(D) Except for a guided suborbital launch vehicle, an applicant shall draw a downrange boundary, which is defined by line HI and is drawn perpendicular to and centered on the flight azimuth line, and positioned 5,000 nm downrange from the launch point. The applicant shall use the length of line HI provided in table A-3 corresponding to the orbital launch vehicle class selected in paragraph (c)(1)(i).

(E) An applicant shall draw crossrange boundaries, which are defined by three lines on the left side and three lines on the right side of the flight azimuth. An applicant shall construct the left flight corridor boundary according to the following, and as depicted in figure A-3 :

(1) The first line (line BC in figure A-3) is tangent to the uprange boundary arc, and ends at endpoint C of line CF, as depicted in figure A-3;

(2) The second line (line CD in figure A-3) begins at endpoint C of line BC and ends at endpoint D of line DH, as depicted in figure A-3;

(3) For all orbital launch vehicles, the third line (line DH in figure A-3) begins at endpoint D of line CD and ends at endpoint H of line HI, as depicted in figure A-3; and

(4) For a guided suborbital launch vehicle, the line DH begins at endpoint D of line CD and ends at a point tangent to the impact dispersion area drawn in accordance with paragraph (c)(4) and as depicted in figure A-4.

(F) An applicant shall repeat the procedure in paragraph (c)(3)(ii)(E) for the right side boundary.

(iii) An applicant shall identify the flight corridor on a map that meets the requirements of paragraph (b).

(4) For a guided suborbital launch vehicle, an applicant shall define a final stage impact dispersion area as part of the flight corridor and show the impact dispersion area on a map, as depicted in figure A-4, in accordance with the following:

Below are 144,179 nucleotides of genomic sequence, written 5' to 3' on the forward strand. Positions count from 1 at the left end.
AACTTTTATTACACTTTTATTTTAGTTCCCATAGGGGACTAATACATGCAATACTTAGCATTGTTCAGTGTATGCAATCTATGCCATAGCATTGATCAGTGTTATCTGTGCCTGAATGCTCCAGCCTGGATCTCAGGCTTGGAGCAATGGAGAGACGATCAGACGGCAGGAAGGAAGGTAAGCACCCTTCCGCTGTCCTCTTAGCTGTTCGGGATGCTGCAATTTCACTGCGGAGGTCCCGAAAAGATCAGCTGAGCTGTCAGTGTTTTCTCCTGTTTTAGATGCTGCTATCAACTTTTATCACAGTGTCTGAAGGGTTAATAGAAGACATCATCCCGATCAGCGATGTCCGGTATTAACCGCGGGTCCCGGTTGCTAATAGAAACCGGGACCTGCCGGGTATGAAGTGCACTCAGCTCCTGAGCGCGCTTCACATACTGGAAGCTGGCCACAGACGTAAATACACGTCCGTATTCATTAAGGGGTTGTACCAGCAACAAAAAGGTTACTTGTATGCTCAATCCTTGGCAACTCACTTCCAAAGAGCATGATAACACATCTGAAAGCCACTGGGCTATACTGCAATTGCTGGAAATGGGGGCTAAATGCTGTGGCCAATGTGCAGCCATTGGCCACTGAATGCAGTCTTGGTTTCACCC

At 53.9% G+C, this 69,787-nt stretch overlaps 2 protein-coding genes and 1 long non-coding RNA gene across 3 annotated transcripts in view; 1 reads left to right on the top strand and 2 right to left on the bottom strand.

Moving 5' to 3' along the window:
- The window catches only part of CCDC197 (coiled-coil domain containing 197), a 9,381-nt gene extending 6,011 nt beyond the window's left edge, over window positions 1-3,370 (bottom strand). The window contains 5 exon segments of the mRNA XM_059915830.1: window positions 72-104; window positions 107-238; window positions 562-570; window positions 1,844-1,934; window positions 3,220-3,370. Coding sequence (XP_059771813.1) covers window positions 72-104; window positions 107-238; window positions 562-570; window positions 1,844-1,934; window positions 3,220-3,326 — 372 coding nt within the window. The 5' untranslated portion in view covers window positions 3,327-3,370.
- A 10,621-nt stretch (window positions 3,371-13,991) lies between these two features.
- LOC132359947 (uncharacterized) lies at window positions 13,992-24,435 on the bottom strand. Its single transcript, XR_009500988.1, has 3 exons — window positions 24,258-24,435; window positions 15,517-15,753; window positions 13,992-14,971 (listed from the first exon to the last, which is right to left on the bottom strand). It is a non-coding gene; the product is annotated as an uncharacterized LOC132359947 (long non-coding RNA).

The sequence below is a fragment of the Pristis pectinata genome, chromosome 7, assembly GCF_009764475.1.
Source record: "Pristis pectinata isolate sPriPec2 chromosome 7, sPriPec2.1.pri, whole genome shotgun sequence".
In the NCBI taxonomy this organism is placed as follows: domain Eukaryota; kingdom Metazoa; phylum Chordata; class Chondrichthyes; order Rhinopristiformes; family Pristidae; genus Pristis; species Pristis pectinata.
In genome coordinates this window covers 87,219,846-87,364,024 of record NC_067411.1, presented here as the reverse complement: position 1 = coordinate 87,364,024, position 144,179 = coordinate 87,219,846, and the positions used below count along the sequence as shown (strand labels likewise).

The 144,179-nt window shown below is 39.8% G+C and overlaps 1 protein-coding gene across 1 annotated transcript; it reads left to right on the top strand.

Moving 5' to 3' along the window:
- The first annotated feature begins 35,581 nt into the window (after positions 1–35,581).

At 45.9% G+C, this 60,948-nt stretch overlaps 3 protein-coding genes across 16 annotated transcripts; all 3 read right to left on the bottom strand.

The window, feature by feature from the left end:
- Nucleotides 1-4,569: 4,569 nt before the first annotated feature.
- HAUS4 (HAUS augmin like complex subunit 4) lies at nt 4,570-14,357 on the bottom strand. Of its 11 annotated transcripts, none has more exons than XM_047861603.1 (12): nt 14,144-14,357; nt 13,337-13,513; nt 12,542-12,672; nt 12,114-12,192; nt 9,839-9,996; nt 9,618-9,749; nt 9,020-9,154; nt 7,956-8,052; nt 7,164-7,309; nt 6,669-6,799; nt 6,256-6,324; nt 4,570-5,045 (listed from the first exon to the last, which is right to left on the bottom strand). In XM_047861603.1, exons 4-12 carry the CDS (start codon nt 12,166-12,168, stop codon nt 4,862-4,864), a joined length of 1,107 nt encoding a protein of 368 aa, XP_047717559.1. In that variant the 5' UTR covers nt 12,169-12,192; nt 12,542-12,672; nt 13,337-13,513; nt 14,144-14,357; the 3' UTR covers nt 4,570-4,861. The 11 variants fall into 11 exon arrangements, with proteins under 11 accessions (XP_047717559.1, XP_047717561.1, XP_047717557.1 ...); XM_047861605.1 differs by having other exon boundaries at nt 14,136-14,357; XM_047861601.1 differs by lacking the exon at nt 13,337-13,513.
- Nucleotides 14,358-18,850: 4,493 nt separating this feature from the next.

(i) An applicant shall select an apogee altitude (Hap) for the launch vehicle final stage. The apogee altitude should equal the highest altitude intended to be reached by a guided suborbital launch vehicle launched from the launch point.

(ii) An applicant shall define the impact dispersion area by using an impact range factor [IP(Hap)] and a dispersion factor [DISP(Hap)] as shown below:

(A) An applicant shall calculate the impact range (D) for the final launch vehicle stage. An applicant shall set D equal to the maximum apogee altitude (Hap) multiplied by the impact range factor as shown below:

where: IP(Hap) = 0.4 for an apogee less than 100 km; and IP(Hap) = 0.7 for an apogee 100 km or greater.

(B) An applicant shall calculate the impact dispersion radius (R) for the final launch vehicle stage. An applicant shall set R equal to the maximum apogee altitude (Hap) multiplied by the dispersion factor as shown below:

where: DISP(Hap) = 0.05

(iii) An applicant shall draw the impact dispersion area on a map with its center on the predicted impact point. An applicant shall then draw line DH in accordance with paragraph (c)(3)(ii)(E)(4).

(1) An applicant shall evaluate the flight corridor for the presence of any populated areas. If an applicant determines that no populated area is located within the flight corridor, then no additional steps are necessary.

(2) If a populated area is located in an overflight exclusion zone, an applicant may modify its proposal or demonstrate that there are times when no people are present or that the applicant has an agreement in place to evacuate the public from the overflight exclusion zone during a launch.